In 2010, Aliya was a star. In fact, it seemed she was on her way to becoming one of the gymnastics greats. Had we ever seen someone who could vault with the power and amplitude she attained and dance like a prima ballerina on floor? Someone who’s beautiful swing on bars was only outdone by her lightness and sureness on beam. Aliya won the all-around. She led the Russian team to gold. She qualified in EVERY event finals and placed on the podium in all but beam, where she had her only mistake of the entire competition. She looked unstoppable.

Unfortunately, an injury has put a serious roadblock in her path to glory. In 2011, she tore her ACL at the European Championships while performing her famous amanar. Her recovery has been difficult. She has grown. But she has continued to train hard.

Aliya has yet to show the level of gymnastics and performance she attained in 2010 this year.  But Aliya has a competitive drive, a fierceness and focus on the competition floor like few others. She has that undefinable quality and mental drive that propels her to the front. I would not be surprised at all if she ends up on the podium.

Yao Jinnan (58.598- from 2011 World Championships) 

Yao Jinnan placed third behind Jordyn and Viktoria at the 2011 World Championships. But for a fall on beam, she actually would have been first! Yao has not competed a lot this year, so it is hard to ascertain her current standings and level of difficulty. She is a long shot for gold, but it is definitely not out of the question if she hits her routines!

And here is a fun video highlighting these gymnasts and more.

Who’s Who in 2012: The Teams

USA WAG Team. Photo Credit: USA Gymnastics

The question I get asked the most often by my friends as we head into the Olympics is “How are the USA’s chances.” My answer, “Currently, it is theirs to lose.” But the key word is currently. Right now, we have one of the deepest, most dominant US teams ever assembled.

The USA comes into the Olympics as the reigning world championship team. Led by reigning world champion Jordyn Wieber, Olympic trials champion Gabby Douglas, two time world team member and world bronze floor champion Aly Raisman, rising star Kyla Ross and 2011 world vault champion McKayla Maroney. The alternates are Elizabeth Price, Sarah Finnegan and Anna Li. They have high difficulty, high scores and most of all, they are very consistent. They rarely fall, or even make major mistakes.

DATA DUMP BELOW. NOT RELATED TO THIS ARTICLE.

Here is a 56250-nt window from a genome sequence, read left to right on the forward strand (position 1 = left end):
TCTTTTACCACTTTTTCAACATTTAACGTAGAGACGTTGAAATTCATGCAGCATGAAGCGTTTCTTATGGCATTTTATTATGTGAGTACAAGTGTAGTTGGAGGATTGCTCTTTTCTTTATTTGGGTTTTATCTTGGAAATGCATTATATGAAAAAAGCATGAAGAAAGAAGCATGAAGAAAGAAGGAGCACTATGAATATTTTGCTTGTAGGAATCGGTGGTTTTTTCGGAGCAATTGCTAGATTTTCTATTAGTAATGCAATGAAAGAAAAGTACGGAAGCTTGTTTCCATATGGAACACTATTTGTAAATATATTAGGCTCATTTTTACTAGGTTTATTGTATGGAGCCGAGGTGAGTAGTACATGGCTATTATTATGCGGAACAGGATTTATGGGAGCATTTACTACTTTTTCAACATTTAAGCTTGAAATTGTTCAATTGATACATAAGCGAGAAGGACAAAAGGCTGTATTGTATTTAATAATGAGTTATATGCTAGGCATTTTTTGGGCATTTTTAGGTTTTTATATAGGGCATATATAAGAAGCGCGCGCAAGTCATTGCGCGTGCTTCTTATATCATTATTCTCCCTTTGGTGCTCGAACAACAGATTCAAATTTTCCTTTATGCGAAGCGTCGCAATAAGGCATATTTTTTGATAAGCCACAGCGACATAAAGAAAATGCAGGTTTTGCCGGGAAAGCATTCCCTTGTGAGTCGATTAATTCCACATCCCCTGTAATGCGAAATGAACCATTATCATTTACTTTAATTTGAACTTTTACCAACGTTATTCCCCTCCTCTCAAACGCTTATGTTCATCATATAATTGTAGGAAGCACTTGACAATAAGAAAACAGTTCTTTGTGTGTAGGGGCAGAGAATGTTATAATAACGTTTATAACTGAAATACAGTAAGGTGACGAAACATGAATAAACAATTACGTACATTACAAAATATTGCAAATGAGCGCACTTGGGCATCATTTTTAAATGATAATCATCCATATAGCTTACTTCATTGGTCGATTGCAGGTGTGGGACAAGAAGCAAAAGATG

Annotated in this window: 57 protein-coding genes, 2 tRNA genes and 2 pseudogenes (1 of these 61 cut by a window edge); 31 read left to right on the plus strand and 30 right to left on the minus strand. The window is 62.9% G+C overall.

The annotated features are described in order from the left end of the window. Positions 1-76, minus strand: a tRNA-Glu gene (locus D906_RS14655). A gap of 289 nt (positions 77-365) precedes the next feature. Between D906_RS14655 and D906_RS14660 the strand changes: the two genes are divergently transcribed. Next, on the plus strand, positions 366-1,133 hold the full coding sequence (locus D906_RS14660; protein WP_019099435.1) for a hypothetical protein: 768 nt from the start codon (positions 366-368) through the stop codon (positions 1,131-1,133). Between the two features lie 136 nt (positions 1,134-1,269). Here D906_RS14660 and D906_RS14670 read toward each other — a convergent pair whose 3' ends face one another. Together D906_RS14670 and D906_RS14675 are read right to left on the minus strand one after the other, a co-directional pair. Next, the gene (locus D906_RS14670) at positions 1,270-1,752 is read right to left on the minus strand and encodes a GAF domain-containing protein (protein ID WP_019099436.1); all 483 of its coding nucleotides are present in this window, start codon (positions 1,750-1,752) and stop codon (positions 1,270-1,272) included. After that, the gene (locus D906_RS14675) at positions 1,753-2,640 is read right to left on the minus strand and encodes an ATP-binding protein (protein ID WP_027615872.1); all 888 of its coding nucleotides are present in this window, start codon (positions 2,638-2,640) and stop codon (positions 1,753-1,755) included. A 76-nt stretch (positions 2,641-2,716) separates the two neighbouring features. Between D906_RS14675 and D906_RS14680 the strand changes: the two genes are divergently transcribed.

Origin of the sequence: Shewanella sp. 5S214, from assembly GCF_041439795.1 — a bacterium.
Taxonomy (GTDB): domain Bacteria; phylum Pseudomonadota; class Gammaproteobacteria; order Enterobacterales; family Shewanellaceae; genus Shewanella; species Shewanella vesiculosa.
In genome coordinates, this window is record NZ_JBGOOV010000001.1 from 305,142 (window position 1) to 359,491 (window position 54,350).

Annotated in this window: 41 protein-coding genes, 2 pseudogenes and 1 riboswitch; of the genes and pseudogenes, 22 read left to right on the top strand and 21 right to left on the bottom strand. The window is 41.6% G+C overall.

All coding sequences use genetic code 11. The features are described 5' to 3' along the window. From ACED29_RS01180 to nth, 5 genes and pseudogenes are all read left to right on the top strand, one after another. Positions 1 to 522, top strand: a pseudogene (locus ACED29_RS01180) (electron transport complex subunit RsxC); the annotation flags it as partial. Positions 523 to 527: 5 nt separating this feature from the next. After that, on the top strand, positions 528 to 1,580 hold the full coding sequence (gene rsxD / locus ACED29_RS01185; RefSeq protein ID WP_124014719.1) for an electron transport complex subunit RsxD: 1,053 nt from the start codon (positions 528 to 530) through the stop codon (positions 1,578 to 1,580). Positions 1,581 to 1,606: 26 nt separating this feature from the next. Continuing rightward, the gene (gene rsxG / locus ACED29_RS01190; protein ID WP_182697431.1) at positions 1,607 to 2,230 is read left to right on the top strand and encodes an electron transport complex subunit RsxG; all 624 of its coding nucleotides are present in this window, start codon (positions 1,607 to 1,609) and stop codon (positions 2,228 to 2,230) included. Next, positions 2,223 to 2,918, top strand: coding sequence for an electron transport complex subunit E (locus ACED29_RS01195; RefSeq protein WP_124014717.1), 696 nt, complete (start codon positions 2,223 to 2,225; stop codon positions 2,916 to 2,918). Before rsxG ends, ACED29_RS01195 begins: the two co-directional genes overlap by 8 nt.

However, the other countries know this, and have been working hard to up their difficulty so that they can challenge for the team gold medal. And history is working against them. No team coming into an Olympic year as the World Champions have won the Olympic team gold since the dominance of the USSR.

The second question, “Is China going to wipe the floor with us?” Well, no. This quad, China has not been dominant. In 2010, Russia showed a brilliant team with lots of future promise. The USA dominated in 2011. And this year, Romania is proving themselves ready for the challenge. The USA’s main competitors are Romania and Russia.

Russia’s team is led by veteran Ksenia Afanasyeva, last year’s silver medalist Viktoria Komova, rising star Anastasia Grishina, 2010 superstar Aliya Mustafina and vault specialist Maria Paseka. Their alternates are Yulia Inshina and Tatiana Nabieva.

Romania’s 2012 European Championship team.

Romania’s team is led by 2004 Olympic team, beam, and floor champion Catalina Ponor, rising star Larisa Iordache, Diana Bulimar, 2010 world championship silver medalist on floor Diana Chelaru and reigning Olympic floor champion Sandra Izbasa. The alternate is Raluca Haidu.

China’s Team (plus alternates)

China’s 2011 bronze world championship medalist Yao Jinnan, 2008 Olympic team gold medalist Deng Linlin, 2011 world champion bronze medalist on bars Huang Qiushuang, 2011 world champion on beam and silver medalist on floor Sui Lu and reigning Olympic bars and team champion He Kexin may challenge for a bronze. The alternates are Jiang Yuyuan, Tan Sixin.

To give you a picture, here are the current scores and start values from the last meet each team competed at (USA Olympic Trials, Romanian Friendly, Russia Cup and Chinese Nationals). I almost gave up doing this, as the comparisons are hardly even worth making. These scores were obtained under different judges, at very different times in this last season. China’s were from the beginning of May and were never reported officially. These were obtained from a fan site. Some of the people placed on the team didn’t actually even compete. So please know, this is a very loose “guestimate” and PROVES nothing. But it gives us an inkling of an idea.

Vault 16.15 16 15.8 47.95 6.5 6.5 6.5 19.5
Bars 15.9 15.65 15.35 46.9 6.5 6.4 6.4 19.3
Beam 15.4 15.05 14.9 45.35 6.4 6.3 5.9 18.6
Floor 15.5 15.6 15.3 46.4 6.5 6.2 6 18.7
Total 186.6 76.1
Vault 15.05 15 15.1 45.15 5.8 5.8 5.8 17.4
Bars 14.55 14.1 13.95 42.6 6.1 5.7 5.8 17.6
Beam 15.95 15.7 15.4 47.05 6.7 6.4 6.2 19.3
Floor 15.3 15.1 15 45.4 6.3 6.2 6.1 18.6
Total 180.2 72.9
Vault 15.2 15.067 15.8 46.067 5.8 5.8 5.8 17.4
Bars 15.2 16.2 15.867 47.267 7 7 6.8 20.8
Beam 15.067 14.7 14.3 44.067 6.3 6.1 6 18.4
Floor 14.3 14.133 14.267 42.7 5.9 5.8 6.1 17.8
Total 180.101 74.4
Vault 14.5 14.1 13.8 42.4 5.8 5.8 5.8 17.4
Bars 15.65 13.85 13.5 43 7.1 6.5 6.2 19.8
Beam 14.35 13.85 13.65 41.85 5.7 5.6 6.2 17.5
Floor 14.15 14 13.75 41.9 5.5 5.7 5.4 16.6
Total 169.15 71.3

Looking at these scores, it is easy to see why for much of the spring, people only talked about who would challenge for silver. USA gold seemed basically locked up. But as we have gotten closer, the other countries are making their bid. A huge part of the US lead is based on competing three amanars, a vault with one of the highest difficulty rating. These vaults alone give the USA a 2.1 lead over most teams.